COOPER: You're putting them in the same -- in the same category.
HOSTIN: I think -- I think it's exactly the same category. I think it's about abuse against women and children and that abuse being condoned, quite frankly, by the NFL's actions.
TOOBIN: Now the NFL, I think to its credit, just hired four very prominent domestic violence experts to try to articulate and help them formulate a policy. One of the many problems of the NFL's response here is that the rules were very unclear. And basically dumped it all in Goodell's lap and he could be the emperor who decided, you know, how each case was resolved on its own merits.
The problem with that is, you don't have clear rules so that you have somebody people who've been convicted of domestic violence playing. You have some people who have been suspended. The length of the suspension is up for grabs. So the fact that they've hired these good people and at least in the future, I hope, we'll have --
HOSTIN: I have to completely disagree with you, Jeff. And that is because we know after the scandal erupted, what did Goodell do? He did implement a policy, right? He implemented this two-game suspension and then -- I guess lifetime ban from the league for a second offense, for domestic violence.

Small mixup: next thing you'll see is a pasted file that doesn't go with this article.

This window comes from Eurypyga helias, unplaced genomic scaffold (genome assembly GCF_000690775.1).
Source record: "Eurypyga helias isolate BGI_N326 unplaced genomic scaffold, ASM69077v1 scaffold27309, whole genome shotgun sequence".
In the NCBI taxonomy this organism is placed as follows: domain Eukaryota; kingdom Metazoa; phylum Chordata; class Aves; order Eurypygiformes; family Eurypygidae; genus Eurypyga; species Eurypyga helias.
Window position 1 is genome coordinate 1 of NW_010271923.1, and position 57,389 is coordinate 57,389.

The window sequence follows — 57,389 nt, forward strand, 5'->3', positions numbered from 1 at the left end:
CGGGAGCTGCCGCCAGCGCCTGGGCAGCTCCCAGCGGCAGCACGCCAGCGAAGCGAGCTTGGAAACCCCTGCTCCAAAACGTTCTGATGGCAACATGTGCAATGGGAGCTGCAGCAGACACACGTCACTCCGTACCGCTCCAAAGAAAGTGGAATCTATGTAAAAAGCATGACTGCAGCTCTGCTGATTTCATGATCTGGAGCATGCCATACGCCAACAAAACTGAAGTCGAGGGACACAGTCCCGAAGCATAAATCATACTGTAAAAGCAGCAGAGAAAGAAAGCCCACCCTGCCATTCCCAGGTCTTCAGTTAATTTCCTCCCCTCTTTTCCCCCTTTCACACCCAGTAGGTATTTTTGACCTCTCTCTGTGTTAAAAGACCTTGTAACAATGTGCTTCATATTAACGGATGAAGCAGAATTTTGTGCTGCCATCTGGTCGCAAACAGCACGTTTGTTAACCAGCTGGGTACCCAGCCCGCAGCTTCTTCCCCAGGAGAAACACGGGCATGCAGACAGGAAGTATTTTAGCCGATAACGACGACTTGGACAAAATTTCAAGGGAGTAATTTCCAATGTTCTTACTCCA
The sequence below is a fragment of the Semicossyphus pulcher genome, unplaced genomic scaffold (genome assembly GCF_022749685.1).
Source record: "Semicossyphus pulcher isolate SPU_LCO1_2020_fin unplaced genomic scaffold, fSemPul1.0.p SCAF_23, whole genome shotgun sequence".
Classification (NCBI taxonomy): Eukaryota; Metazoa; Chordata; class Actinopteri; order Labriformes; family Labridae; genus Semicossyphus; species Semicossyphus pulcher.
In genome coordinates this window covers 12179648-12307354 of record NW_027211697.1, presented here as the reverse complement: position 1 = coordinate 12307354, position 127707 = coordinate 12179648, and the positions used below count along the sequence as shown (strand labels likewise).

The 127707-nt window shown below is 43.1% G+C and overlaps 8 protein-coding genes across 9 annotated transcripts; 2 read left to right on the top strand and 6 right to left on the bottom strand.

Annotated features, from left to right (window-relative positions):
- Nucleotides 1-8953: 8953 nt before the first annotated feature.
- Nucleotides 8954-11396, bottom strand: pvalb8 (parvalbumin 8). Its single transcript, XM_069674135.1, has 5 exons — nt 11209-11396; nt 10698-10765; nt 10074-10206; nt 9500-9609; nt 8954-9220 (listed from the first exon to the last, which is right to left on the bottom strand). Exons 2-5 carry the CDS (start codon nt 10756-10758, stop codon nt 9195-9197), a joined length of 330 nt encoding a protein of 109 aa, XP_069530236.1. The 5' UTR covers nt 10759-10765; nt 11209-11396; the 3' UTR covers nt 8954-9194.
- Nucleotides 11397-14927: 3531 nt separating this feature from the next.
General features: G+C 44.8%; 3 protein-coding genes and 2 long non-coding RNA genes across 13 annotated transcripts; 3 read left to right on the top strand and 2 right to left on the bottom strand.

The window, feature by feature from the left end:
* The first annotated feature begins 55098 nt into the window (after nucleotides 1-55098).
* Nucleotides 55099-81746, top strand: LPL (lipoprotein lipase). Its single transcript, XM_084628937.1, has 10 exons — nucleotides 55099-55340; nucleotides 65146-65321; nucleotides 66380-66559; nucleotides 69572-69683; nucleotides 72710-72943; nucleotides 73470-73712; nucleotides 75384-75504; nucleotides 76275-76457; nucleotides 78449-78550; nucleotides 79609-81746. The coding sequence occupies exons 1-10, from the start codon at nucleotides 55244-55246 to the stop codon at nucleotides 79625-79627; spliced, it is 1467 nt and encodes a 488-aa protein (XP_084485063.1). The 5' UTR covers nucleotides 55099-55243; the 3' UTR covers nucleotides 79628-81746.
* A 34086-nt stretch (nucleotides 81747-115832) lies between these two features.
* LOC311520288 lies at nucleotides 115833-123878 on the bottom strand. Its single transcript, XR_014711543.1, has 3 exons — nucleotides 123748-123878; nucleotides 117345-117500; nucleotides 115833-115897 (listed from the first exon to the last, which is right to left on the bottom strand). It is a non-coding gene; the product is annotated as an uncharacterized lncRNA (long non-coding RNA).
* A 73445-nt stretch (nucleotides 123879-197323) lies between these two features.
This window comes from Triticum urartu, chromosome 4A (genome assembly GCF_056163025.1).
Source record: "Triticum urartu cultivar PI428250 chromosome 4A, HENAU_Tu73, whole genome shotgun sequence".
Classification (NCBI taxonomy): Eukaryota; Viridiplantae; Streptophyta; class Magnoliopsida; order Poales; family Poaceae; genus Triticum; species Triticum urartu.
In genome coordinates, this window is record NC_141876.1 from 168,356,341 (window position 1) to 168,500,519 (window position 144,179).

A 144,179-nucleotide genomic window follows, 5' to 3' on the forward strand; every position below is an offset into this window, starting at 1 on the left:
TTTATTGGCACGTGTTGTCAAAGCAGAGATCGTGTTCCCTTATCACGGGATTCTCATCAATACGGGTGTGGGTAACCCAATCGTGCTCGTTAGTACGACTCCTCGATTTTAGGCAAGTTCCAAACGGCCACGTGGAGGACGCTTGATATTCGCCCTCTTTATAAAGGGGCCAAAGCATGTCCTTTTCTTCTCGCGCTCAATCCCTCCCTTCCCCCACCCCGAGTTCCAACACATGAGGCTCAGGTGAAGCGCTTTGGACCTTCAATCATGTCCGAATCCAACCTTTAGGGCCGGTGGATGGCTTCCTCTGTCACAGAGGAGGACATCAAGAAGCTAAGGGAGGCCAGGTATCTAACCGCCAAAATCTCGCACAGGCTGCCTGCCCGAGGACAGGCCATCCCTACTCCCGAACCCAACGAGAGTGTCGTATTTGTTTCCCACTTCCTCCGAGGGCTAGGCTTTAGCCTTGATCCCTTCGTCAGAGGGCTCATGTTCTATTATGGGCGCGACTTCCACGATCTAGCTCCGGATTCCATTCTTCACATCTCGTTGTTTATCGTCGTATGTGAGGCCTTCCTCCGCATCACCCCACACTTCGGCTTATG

He is playing catch-up. The NFL's playing catch-up. So to name these four women as domestic violence experts on his team at this point, I think, is too little, I think it's too late, and I think it's tone deaf.
COOPER: Although --
HOSTIN: It goes to show you they don't mean what they're doing --
COOPER: And we've reported on last week compared to other major league sports franchises, the NFL actually is more out in front than anyone else. I'm not saying -- I'm not saying that says anything, but it is kind of -- it was surprising to me to learn, like, well, they actually now at least have a policy on the books. A lot of the others don't even have policies. TOOBIN: You know, when you're behind you play catch-up. And they are
playing catch-up now. And more power to them. I mean, the NFL should have a clear policy on this. They've hired some experts to do it. The other league should do it as well. But I don't think that's a bad thing. I think that's a good thing.
COOPER: The players association of the NFL saying Ray Rice should get a second chance. Do you believe in second chances?
HOSTIN: You know, I thing I believe in zero tolerance for domestic violence.
COOPER: First time -- I mean, this is the first time he's ever been --
COOPER: -- charged, you know, allegations have been made against him, this is first time.
COOPER: It's not as if there's a record here.
HOSTIN: I think so. I believe in zero tolerance for domestic violence, violence against children, violence against women. And you know, more often than not there's this recidivism when it comes to domestic violence. People don't really learn. And so to give -- I think playing in the NFL is a privilege. It's not a right.
And to behave so casually after he struck his wife and knocked her unconscious, I think the way Peterson is behaving casually and coming out with a statement saying, I am not a child abuser when in fact Mr. Peterson is a child abuser, I think, you know, those incidents, you don't get a second chance in my view.